Chrysler put out a press release a few days back that focused on Fiat earning another five percent of Chrysler, for meeting the last of three goals assigned by the Obama administration during the 2009 bailout. Downplayed within the release was the fact that the new Dodge Dart has achieved an “unadjusted” combined mileage rating of 40 mpg. If the Dart actually hit 40 mpg in combined fuel economy, the car wouldn’t be evolutionary, it would be revolutionary; as with everything else in business and politics these days, the math used in getting those numbers is somewhat fuzzy.
First, we’re no experts on the EPA’s test cycle, and how it’s used to calculate fuel economy. Those who know more than we do about this stuff say that the actual fuel economy numbers that will appear on the Dart’s window sticker are likely to be some 20 percent less. Twenty percent isn’t exactly a rounding error, although a combined fuel economy of 32 mpg is still impressive.
That said, don’t take the numbers on a window sticker as gospel. The new Chrysler 300 SRT8, for example, gets an EPA estimated 14 mpg around town and an estimated 23 mpg on the highway. Look closer and you’ll see that the “expected” range of city mpg varies from 11 to 17 mpg (a spread of nearly 55 percent) and the “expected” highway fuel economy can be anywhere from 19 to 27 mpg. (a spread of just over 42 percent).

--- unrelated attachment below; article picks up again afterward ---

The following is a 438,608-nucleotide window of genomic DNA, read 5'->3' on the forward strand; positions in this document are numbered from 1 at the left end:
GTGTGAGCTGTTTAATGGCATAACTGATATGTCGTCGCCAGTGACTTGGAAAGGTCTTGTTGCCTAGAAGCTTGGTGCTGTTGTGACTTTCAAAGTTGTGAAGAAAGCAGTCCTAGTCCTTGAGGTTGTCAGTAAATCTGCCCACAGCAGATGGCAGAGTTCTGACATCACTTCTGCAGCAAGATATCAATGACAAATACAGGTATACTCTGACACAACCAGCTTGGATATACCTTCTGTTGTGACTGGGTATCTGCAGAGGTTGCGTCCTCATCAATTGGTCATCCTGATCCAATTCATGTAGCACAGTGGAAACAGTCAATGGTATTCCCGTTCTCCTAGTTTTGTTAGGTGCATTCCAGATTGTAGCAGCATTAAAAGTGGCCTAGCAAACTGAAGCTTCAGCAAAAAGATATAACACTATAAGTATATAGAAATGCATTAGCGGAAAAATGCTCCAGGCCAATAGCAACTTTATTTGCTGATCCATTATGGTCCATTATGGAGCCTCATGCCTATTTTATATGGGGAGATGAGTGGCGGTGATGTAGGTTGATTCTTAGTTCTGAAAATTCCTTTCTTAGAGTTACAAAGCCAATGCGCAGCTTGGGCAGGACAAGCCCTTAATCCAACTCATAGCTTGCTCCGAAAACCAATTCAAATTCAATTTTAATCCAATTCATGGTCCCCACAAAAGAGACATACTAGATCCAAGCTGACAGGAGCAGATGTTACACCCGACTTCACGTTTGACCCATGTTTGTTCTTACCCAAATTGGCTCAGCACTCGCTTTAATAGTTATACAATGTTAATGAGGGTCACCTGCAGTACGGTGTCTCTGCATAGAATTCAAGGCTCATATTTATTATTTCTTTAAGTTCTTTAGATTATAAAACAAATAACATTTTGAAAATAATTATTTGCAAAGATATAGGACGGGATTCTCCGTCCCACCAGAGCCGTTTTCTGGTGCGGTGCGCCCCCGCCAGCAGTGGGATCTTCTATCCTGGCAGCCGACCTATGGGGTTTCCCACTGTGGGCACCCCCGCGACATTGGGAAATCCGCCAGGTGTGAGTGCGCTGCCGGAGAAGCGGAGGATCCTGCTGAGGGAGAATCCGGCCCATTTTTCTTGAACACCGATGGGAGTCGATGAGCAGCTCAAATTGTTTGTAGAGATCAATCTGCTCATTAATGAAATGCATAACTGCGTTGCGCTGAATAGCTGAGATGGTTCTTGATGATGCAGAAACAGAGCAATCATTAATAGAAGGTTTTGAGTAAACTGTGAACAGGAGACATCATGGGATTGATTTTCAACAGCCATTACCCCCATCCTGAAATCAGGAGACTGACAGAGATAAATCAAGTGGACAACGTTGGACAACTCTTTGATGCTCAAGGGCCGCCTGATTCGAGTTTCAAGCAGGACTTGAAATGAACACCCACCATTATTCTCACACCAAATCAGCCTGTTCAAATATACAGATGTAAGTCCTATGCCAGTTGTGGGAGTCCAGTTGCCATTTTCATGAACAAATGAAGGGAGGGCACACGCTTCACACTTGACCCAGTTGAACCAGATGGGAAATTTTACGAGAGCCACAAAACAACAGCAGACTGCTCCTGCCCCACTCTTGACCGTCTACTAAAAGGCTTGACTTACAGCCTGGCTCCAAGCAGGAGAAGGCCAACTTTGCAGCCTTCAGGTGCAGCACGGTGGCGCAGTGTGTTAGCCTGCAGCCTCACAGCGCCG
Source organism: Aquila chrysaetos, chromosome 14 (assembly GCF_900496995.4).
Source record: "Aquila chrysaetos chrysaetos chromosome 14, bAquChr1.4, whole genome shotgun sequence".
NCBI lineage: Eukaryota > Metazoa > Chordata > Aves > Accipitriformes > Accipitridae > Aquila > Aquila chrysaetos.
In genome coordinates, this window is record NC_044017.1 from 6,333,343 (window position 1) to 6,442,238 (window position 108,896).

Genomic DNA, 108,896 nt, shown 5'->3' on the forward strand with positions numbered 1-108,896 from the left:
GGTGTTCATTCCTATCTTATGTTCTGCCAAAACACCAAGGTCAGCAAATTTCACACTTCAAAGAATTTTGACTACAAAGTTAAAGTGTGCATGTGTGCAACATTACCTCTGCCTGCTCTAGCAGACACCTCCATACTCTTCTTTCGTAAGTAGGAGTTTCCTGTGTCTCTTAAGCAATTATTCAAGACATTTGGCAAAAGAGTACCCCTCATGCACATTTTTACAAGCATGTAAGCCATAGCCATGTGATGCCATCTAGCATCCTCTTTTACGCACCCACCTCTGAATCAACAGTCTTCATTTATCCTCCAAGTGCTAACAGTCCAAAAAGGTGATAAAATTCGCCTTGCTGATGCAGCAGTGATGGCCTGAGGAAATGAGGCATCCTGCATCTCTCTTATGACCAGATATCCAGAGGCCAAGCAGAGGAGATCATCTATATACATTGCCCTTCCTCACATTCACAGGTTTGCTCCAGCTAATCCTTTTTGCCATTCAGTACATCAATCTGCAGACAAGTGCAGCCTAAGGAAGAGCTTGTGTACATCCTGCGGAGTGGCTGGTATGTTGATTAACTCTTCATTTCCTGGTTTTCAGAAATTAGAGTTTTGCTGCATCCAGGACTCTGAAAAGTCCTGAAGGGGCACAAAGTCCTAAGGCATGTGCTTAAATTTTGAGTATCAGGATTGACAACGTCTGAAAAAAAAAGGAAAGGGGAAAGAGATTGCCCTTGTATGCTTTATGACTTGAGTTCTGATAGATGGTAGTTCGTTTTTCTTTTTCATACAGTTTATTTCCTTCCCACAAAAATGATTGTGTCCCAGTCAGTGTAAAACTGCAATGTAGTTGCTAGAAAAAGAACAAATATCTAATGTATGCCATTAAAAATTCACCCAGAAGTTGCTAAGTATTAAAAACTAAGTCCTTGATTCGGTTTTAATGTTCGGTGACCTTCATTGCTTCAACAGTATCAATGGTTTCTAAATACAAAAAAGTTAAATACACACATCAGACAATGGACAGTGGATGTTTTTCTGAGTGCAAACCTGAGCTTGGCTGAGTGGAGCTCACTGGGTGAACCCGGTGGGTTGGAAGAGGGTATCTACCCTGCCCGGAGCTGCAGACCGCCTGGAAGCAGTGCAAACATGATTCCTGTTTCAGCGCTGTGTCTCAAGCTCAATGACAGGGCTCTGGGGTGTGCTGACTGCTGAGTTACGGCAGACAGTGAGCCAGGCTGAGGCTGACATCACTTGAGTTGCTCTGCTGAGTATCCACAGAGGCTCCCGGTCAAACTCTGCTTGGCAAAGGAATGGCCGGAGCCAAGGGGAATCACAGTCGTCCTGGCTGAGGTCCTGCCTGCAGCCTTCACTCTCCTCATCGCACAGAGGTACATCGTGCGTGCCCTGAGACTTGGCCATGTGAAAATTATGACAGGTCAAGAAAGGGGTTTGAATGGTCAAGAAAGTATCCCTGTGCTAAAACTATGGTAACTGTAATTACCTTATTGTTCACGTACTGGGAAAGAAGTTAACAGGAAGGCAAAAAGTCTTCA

It’s not even that simple, since flogging the SRT8 hard on a track day will yield mileage in the single digits, while a professional hypermiler could probably get 30 mpg out of the car under the right conditions. There’s a reason that the phrase, “your mileage may vary” has become part of our vocabulary.
We’re not meaning to downplay the new Dodge Dart, which may prove to be the most important car the automaker has ever built. We can’t wait to see it up close and personal, or better yet, get behind the wheel. Until then, we know enough not to believe everything we read in a press release (or on a window sticker).